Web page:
The right to health refers to the fundamental human right to attain the highest possible standard of physical and mental health, without discrimination. This concept encompasses both freedoms and entitlements:

Freedoms include the right to control one's health and body (including sexual and reproductive rights) and to be free from interference (such as torture or non-consensual medical treatment and experimentation).

Entitlements include the right to a system of health protection (medical care and the underlying determinants of health) that gives everyone an equal opportunity to enjoy the highest attainable level of health.

The right to health is recognized in numerous international instruments, including the Universal Declaration of Human Rights (Article 25), the International Covenant on Economic, Social and Cultural Rights (Article 12), and other global health-related conventions. It implies that states must generate conditions in which everyone can be as healthy as possible. Such conditions include availability, accessibility, acceptability, and quality of health services, safe and potable water, adequate sanitation, sufficient food, decent housing, healthy working conditions, and a clean environment.

The right to health does not mean the right to be healthy, as that is impossible to guarantee. Instead, it requires that governments put in place policies and actions that create the conditions for people to lead healthy lives and provide access to quality health care services without causing financial hardship. This involves ensuring that health services are equitable and accessible to all, without discrimination, and that they are scientifically and medically appropriate and of good quality.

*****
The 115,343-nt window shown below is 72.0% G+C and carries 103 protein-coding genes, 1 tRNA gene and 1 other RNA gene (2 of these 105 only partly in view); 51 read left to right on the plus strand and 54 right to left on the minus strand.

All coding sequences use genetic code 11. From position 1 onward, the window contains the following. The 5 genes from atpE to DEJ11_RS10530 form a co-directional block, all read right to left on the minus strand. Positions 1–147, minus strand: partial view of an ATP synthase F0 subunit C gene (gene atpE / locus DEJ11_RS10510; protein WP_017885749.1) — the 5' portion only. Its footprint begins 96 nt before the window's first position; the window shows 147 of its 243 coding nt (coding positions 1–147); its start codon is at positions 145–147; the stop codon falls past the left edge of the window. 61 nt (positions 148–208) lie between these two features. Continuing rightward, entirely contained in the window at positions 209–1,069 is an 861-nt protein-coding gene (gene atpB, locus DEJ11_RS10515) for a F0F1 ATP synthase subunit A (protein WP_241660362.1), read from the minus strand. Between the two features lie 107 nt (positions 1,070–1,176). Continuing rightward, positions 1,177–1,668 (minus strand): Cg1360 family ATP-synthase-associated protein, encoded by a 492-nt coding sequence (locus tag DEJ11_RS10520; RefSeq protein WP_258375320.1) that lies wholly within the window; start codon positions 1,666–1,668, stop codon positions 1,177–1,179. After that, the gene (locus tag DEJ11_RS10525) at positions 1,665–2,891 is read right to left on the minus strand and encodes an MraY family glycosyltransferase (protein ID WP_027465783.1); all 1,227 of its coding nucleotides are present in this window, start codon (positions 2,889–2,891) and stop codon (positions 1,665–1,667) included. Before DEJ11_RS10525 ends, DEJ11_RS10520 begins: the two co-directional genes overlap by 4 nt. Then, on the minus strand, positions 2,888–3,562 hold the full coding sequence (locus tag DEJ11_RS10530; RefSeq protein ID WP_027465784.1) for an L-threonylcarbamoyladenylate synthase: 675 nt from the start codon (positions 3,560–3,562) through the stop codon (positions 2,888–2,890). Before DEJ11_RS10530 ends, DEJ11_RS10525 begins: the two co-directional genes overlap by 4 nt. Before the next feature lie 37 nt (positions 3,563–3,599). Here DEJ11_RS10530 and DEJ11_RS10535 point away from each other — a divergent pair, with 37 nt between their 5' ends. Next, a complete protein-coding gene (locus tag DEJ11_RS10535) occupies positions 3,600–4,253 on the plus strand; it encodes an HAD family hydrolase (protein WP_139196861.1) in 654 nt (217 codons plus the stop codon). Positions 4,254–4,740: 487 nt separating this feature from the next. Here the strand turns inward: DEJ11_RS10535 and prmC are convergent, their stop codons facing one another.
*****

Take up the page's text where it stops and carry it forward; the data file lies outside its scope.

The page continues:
The right to health refers to the fundamental human right to attain the highest possible standard of physical and mental health, without discrimination. This concept encompasses both freedoms and entitlements: Freedoms include the right to control one's health and body (including sexual and reproductive rights) and to be free from interference (such as torture or non-consensual medical treatment and experimentation). Entitlements include the right to a system of health protection (medical care and the underlying determinants of health) that gives everyone an equal opportunity to enjoy the highest attainable level of health. The right to health is recognized in numerous international instruments, including the Universal Declaration of Human Rights (Article 25), the International Covenant on Economic, Social and Cultural Rights (Article 12), and other global health-related conventions. It implies that states must generate conditions in which everyone can be as healthy as possible. Such conditions include availability, accessibility, acceptability, and quality of health services, safe and potable water, adequate sanitation, sufficient food, decent housing, healthy working conditions, and a clean environment. The right to health does not mean the right to be healthy, as that is impossible to guarantee. Instead, it requires that governments put in place policies and actions that create the conditions for people to lead healthy lives and provide access to quality health care services without causing financial hardship. This involves ensuring that health services are equitable and accessible to all, without discrimination, and that they are scientifically and medically appropriate and of good quality.

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